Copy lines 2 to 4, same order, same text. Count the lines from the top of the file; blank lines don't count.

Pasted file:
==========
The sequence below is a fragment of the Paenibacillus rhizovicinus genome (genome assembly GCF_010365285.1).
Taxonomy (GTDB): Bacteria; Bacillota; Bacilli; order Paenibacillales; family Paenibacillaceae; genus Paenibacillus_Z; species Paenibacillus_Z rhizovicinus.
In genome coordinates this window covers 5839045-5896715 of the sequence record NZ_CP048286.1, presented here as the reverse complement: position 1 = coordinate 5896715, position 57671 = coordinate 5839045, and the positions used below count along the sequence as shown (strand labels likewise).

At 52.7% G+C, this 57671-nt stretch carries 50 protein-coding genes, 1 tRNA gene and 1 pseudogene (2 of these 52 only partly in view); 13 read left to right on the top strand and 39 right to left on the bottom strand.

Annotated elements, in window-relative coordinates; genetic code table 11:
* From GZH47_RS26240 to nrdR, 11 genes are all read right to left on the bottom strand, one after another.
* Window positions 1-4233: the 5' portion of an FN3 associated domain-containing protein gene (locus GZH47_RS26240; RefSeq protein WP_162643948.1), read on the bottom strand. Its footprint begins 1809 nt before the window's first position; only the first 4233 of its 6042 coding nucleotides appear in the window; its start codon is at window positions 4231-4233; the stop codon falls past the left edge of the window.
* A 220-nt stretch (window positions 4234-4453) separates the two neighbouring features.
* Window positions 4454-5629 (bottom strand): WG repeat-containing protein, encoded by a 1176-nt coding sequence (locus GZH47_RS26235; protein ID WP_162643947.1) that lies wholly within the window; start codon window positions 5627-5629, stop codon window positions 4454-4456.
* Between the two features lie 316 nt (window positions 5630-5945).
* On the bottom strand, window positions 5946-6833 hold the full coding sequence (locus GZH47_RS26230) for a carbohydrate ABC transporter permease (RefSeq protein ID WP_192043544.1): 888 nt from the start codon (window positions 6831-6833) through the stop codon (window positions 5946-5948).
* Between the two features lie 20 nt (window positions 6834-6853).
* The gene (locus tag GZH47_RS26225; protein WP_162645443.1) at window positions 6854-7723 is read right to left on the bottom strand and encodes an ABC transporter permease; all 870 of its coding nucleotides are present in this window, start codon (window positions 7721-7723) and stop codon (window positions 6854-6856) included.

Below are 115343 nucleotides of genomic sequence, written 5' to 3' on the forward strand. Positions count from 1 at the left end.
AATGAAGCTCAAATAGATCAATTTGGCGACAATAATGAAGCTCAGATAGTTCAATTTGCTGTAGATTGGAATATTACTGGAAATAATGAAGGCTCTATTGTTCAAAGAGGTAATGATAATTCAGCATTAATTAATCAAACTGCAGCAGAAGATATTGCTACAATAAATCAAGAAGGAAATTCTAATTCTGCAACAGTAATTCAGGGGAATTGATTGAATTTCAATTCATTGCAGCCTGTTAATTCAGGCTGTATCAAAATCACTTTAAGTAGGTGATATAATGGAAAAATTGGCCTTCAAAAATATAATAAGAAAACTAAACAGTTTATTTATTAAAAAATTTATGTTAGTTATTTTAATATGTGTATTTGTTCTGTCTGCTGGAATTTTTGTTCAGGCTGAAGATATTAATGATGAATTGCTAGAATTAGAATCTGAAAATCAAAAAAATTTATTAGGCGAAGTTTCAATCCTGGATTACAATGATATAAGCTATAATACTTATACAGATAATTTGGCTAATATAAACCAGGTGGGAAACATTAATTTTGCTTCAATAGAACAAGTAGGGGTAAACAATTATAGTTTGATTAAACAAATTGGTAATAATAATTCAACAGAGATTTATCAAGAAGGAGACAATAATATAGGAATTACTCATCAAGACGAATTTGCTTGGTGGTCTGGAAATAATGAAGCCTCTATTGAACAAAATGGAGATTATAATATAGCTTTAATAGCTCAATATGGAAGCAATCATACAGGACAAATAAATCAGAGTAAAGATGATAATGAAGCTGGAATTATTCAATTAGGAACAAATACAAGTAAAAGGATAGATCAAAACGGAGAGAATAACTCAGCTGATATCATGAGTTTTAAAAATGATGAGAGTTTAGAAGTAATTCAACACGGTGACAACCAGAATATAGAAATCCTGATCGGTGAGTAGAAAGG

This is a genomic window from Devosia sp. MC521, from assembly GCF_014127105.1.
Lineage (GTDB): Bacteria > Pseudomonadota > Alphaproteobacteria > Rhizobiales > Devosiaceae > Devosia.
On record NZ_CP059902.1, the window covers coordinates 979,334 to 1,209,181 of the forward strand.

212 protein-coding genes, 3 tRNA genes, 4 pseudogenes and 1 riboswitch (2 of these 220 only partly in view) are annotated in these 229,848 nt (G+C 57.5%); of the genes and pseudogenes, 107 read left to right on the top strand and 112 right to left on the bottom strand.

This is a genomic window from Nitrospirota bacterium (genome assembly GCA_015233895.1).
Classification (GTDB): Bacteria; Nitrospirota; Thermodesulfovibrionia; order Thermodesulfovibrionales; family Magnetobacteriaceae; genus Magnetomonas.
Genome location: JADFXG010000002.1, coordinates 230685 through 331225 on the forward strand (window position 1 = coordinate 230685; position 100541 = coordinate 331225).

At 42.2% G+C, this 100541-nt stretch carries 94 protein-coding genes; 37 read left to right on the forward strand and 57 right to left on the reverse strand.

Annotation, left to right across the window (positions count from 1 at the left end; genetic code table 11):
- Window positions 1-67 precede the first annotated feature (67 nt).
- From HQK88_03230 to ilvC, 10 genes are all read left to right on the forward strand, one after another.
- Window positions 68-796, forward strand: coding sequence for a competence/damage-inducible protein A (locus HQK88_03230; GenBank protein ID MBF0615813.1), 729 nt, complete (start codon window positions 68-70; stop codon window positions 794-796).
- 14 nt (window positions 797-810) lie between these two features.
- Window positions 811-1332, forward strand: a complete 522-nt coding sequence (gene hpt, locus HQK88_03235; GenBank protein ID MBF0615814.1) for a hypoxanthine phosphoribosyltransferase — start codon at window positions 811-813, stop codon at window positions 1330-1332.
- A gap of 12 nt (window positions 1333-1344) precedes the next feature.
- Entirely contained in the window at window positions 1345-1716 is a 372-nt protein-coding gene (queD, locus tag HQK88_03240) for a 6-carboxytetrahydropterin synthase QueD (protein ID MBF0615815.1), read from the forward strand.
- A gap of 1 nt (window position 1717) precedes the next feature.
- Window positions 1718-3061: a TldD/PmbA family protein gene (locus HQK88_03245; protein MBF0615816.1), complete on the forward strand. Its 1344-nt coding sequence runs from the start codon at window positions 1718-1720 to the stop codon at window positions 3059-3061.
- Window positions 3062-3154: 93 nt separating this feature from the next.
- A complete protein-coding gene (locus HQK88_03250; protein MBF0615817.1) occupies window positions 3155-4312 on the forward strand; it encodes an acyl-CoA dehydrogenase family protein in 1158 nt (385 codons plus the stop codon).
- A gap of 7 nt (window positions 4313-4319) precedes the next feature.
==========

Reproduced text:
Taxonomy (GTDB): Bacteria; Bacillota; Bacilli; order Paenibacillales; family Paenibacillaceae; genus Paenibacillus_Z; species Paenibacillus_Z rhizovicinus.
In genome coordinates this window covers 5839045-5896715 of the sequence record NZ_CP048286.1, presented here as the reverse complement: position 1 = coordinate 5896715, position 57671 = coordinate 5839045, and the positions used below count along the sequence as shown (strand labels likewise).

At 52.7% G+C, this 57671-nt stretch carries 50 protein-coding genes, 1 tRNA gene and 1 pseudogene (2 of these 52 only partly in view); 13 read left to right on the top strand and 39 right to left on the bottom strand.